Recommendations on tech for making videos for teaching?

Does anyone have recommendations on tools and tips for making tutorials and educational videos?

I’m a professor and as you all know our classes had to go online midsemester with no time to prepare. I’m sad to say that my videos were pretty boring. Just me speaking over my slides. I’m looking for tech, software, and advice on making tutorial videos (is there an MPU episode on this?). Tips on engaging viewers or speaking more comfortably to the camera. Tips on streamlining the post-processing process?

I’m excited to buy learn new gear and skill, but I know this sometimes leads me to not making the best purchasing decisions.


Hi. I’ve gone through a lot of this and now I’m making short lesson videos for my A Level students.

A lot depends on your style, so try to understand that. I’m going for instructional lessons that go over the key learning points in the way I want them. I haven’t gotten on to demos yet.

My main tip came from my wife as she listened to me: sound interesting. I try to do this by writing a script and then recording the audio separately from the video. It is time consuming, but let’s me focus on content in the script, then on enunciation, energy and enjoyment in the recording. I record this using Quicktime through a Scarlett pre-amp. Use a strong voice and a pop filter to dramatically improve sound quality.

At the start and end of every video I do a short bit to the camera. I used to use my iPhone, then when I changed to my OMD camera, I was amazed how much better (and real) I looked.

I import these into Final Cut Pro, which can synchronise them. I also use RX7 to denoise the audio (and a couple of other filters).

I then play this at half speed. I have my slides in Explain Everything on my iPad and annotate the slides etc whilst listening to the recording.

I then import that to Final Cut Pro, tidy up and it’s done.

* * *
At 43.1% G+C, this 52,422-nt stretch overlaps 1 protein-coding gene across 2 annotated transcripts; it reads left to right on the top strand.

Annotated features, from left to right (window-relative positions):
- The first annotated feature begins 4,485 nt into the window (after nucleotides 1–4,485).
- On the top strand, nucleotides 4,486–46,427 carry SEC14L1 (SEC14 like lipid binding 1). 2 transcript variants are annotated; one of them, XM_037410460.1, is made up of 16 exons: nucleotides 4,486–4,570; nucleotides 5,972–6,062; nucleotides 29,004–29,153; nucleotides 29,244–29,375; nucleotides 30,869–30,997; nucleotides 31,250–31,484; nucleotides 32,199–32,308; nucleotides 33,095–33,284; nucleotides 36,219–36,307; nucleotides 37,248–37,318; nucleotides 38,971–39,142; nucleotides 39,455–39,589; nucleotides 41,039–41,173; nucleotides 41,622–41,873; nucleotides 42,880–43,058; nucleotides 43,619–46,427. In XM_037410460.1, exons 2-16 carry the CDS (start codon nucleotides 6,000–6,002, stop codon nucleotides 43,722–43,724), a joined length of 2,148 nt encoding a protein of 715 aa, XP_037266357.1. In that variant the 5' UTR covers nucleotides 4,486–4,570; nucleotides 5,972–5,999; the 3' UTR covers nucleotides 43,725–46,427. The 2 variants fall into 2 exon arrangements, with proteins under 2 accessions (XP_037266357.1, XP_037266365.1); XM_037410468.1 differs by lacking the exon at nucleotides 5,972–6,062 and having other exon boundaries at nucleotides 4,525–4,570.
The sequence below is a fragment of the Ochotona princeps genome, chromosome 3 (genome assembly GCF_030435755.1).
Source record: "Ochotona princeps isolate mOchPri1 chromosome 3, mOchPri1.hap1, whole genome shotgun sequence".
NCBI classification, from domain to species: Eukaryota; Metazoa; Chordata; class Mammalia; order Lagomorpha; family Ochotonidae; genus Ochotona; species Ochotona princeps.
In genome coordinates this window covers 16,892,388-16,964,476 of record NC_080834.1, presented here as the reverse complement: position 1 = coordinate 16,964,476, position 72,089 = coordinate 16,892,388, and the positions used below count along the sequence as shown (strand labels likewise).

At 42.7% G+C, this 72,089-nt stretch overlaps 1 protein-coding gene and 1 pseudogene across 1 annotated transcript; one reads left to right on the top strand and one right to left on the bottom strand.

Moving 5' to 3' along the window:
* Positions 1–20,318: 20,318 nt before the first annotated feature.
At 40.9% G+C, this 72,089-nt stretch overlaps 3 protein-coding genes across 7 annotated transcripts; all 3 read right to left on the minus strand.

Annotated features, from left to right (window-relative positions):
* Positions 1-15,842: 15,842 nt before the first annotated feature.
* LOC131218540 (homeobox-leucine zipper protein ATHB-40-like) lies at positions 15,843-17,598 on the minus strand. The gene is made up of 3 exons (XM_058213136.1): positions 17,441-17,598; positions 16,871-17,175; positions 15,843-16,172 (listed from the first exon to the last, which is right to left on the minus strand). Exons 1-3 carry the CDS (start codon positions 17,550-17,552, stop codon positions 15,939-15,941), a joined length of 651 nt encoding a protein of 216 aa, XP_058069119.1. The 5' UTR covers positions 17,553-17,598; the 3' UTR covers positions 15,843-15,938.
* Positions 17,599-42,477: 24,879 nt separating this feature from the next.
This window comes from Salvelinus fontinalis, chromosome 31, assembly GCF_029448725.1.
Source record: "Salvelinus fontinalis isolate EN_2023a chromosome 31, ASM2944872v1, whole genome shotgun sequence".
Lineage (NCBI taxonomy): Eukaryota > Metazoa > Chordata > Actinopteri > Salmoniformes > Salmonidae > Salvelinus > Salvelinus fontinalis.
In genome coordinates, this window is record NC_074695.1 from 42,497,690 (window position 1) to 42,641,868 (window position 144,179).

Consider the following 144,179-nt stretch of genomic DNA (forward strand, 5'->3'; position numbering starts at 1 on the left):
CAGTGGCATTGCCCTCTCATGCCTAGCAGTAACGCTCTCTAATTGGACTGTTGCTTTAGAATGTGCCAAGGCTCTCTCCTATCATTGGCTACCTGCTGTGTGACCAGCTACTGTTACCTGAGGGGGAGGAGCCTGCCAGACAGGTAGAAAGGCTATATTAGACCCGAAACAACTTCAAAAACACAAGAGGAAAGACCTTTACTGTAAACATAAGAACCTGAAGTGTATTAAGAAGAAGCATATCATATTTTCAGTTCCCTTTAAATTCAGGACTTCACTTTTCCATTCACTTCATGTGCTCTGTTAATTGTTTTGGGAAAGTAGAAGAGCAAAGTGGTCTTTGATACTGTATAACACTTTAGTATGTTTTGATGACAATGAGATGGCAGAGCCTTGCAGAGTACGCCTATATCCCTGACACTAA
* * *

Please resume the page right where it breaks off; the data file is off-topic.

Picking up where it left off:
A lengthy process to be sure, but I like the output, which I plan to use in a flipped classroom for years to come, so it’s worth the investment to me.


On the “sounding boring” thing…

… My experience of podcasting and screencasting is we all get bored of ourselves, including our voices. That’s not how we sound to the world.

I would find the bits of what you have to say that interest you and allow yourself to get a little excited. Then your enthusiasm (and the true you) will shine through.

On the recording separately the audio and video, I don’t do that - when screencasting. But I do separate the audio and video out, clean up the audio and reunite with the video.

In general, I think it’s a case of easing into this and expecting to start at ‘bronze” or below and head up to “gold” through experience.

I appreciate there isn’t much runway on this, not least because my wife (a senior academic) has exactly the same challenge.

I record screencasts and then edit them in Final Cut.

For recording, I use an external microphone and this is better than the built in one on my 16". I do not record video of me at the same time, I see no reason to distract from the content. I also do not have much text on the slides (no bullet points, only titles and images/examples), again so the student focussed on what I’m saying and is not reading the slides. When I first tried these types of classes I had quite busy slides and the students said they could not keep up with the content, now I get no complaints. If it is a theoretical part I usually include an image of the person or thing I’m talking about and explain in the audio, and if it is code I just show the code and use a highlighter while talking. I’ve been really pleased with the results, and I have even created marketing videos for the courses with this method.